Furthermore, as the profession evolves and national certification becomes the norm, having studied interpreting simply will not be enough to obtain nor maintain employment. “We are enhancing the opportunities for continuing education,” said Jennifer Flamboe, M.A., CHI, Associate Professor of Spanish, Director of the Spanish/English Healthcare Interpretation program, and Chair of the World Languages department at Alverno College. Flamboe worked in partnership with Daniel Dickover, adjunct instructor, to establish the Alverno Interpreter Institute (AII), founded in 2013, as a forum to spread information on medical interpreting through workshops, and enrichment sessions as a means for professional development to meet the growing demand for Continuing Education Units (CEUs). As an entity associated with the Spanish/English Healthcare Interpretation program at Alverno College, the Institute resembles program courses in its interactive, participant-focused design. Medical interpreters across all language pairs can gain knowledge and learn from one another in this venue, no matter what their skill level may be. In fact, many students attend Institute sessions and rave about the interaction they have had with working interpreters because the nature of the layout of the room and the activities facilitate an organic networking and learning experience. For information on upcoming AII workshops, visit the Alverno Interpreter Institute website.


Conclusion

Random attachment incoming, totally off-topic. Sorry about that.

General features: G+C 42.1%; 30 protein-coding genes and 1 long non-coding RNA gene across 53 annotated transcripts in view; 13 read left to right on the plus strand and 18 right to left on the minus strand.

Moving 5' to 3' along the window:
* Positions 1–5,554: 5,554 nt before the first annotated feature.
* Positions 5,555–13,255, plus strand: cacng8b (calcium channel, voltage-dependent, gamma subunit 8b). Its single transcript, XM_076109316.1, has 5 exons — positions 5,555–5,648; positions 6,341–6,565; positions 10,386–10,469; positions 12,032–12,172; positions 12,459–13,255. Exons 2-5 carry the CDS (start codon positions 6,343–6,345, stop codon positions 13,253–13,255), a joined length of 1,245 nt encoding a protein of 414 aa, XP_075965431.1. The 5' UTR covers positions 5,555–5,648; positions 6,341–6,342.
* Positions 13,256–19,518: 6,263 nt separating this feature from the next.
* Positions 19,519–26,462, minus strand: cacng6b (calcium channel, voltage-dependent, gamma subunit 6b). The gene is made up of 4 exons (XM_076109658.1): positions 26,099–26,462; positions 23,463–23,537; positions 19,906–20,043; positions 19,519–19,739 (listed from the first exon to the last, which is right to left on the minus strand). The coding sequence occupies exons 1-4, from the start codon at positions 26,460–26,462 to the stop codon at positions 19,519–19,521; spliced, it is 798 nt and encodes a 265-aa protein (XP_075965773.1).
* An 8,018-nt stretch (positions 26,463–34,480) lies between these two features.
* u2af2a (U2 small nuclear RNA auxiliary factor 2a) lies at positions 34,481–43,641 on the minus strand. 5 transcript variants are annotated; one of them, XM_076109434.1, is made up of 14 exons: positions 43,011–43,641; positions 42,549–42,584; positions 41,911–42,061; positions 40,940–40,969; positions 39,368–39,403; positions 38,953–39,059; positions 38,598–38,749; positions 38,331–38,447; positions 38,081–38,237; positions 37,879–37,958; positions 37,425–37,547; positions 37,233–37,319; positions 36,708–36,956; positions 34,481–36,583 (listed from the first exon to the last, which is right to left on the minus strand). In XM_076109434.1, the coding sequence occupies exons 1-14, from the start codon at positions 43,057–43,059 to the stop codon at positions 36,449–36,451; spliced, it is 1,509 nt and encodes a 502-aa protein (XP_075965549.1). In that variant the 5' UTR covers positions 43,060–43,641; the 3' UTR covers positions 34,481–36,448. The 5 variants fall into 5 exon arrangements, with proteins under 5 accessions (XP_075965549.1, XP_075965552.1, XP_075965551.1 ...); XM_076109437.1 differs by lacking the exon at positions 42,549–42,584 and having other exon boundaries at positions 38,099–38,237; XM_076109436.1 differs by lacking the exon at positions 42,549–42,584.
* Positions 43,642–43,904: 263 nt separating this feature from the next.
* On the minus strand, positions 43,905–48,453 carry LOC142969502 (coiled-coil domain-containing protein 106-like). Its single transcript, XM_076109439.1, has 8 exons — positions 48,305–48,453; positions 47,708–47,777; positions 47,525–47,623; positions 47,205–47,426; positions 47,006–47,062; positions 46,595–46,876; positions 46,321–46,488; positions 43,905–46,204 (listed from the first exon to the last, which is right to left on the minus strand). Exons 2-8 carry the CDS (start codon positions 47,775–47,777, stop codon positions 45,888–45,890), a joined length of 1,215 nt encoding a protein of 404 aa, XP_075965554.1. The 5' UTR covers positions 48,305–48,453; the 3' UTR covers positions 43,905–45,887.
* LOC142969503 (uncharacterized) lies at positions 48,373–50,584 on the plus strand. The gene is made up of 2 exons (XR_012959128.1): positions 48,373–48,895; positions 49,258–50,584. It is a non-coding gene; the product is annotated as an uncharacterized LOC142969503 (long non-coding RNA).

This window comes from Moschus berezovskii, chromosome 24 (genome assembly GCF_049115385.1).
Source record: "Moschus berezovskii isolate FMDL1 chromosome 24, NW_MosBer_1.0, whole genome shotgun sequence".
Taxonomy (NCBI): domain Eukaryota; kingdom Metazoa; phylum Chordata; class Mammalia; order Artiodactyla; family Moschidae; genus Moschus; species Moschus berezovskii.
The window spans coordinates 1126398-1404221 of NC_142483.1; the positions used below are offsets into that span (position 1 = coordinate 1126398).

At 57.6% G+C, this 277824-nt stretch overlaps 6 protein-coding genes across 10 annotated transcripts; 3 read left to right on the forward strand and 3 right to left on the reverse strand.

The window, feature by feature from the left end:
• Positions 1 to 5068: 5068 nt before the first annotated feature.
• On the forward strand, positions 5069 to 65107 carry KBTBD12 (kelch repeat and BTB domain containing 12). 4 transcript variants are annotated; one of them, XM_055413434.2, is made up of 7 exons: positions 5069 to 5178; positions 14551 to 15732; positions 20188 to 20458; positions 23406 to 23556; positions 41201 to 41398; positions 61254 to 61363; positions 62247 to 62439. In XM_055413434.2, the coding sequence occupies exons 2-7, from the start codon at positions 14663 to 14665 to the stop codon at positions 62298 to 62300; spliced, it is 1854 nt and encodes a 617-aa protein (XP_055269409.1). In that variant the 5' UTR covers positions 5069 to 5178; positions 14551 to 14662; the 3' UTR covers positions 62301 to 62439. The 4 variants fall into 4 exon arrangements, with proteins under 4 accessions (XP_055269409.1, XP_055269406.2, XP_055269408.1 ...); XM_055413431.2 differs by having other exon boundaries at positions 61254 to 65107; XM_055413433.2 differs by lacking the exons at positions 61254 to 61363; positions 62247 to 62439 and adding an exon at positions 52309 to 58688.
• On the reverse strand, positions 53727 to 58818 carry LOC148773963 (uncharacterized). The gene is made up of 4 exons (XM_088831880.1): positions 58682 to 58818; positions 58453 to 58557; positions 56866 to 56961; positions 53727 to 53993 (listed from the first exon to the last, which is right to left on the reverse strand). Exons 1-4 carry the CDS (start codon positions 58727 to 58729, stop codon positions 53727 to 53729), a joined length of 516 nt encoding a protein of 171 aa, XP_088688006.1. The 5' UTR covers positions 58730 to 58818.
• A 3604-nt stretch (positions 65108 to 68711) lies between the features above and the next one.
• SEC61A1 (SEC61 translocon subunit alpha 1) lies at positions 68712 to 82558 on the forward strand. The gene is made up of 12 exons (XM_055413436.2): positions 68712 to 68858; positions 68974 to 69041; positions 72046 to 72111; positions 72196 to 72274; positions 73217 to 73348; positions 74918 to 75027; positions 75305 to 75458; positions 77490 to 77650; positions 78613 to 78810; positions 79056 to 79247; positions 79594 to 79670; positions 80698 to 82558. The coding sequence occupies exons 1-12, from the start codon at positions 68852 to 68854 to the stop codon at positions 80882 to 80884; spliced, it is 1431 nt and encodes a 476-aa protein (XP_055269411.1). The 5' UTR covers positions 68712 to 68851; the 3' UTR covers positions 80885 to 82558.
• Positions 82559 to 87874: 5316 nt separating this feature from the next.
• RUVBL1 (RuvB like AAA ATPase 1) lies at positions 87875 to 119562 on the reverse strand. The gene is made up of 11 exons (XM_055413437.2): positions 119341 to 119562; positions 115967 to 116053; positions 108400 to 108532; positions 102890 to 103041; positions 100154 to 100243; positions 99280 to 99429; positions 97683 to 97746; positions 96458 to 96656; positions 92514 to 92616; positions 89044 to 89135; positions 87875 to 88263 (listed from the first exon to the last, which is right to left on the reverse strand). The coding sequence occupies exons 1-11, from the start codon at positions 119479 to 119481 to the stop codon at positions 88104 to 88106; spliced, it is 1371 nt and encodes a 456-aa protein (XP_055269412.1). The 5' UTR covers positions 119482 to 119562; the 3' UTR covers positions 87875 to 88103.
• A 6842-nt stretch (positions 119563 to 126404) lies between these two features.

Being an Alverno alumna and a graduate of the Spanish/English Healthcare Interpretation Program, I am honored to say that I was well prepared for my career as a Spanish healthcare interpreter thanks to that program. Being a heritage Spanish speaker and an interpreter for my parents all of my life, Alverno’s interpreting program drew me in through its ethics course, translation course, and the internship. I had the opportunity to intern at the Children’s Hospital of Wisconsin as a Spanish Healthcare Interpreter for the duration of one semester. During my internship at Children’s, I observed other interpreters for approximately five weeks and then interpreted on my own after successful completion of the organization’s language assessment. This internship experience allowed me to get a better understanding of the day-to-day operations as an interpreter, including its challenges and complications. Most importantly, my internship experience gave me a network of professional interpreters to whom I can turn for advice and work opportunities.


The AII and the Spanish/English Healthcare Interpretation curricula went beyond my expectations, playing a large role in my career goals. One of my future goals is to own a healthcare interpreter agency, and having received well-rounded training through Alverno’s interpreting minor, I am prepared to succeed as a healthcare interpreter, and I know that I will continue to expand my skills as an interpreter through AII workshops. As I continue to volunteer with the American Cancer Society as a Spanish healthcare interpreter, I am able to reflect on my education and make good use of the skills i learned through this program.


For more information on the Spanish/English Healthcare Interpretation minor at Alverno, the Alverno Interpreter Institute, future continuing education opportunities or to collaborate on experiential opportunities for students, e-mail Jennifer Flamboe, Chair of World Languages, at jennifer.flamboe@alverno.edu or stay updated on related news, events, and opportunities via the program’s Facebook page: www.facebook.com/alvernointerpreting


Yesica Comacho is a Spanish <> English interpreter. She holds a BA in Communications with Minors in Psychology and Spanish-Healthcare Interpretation.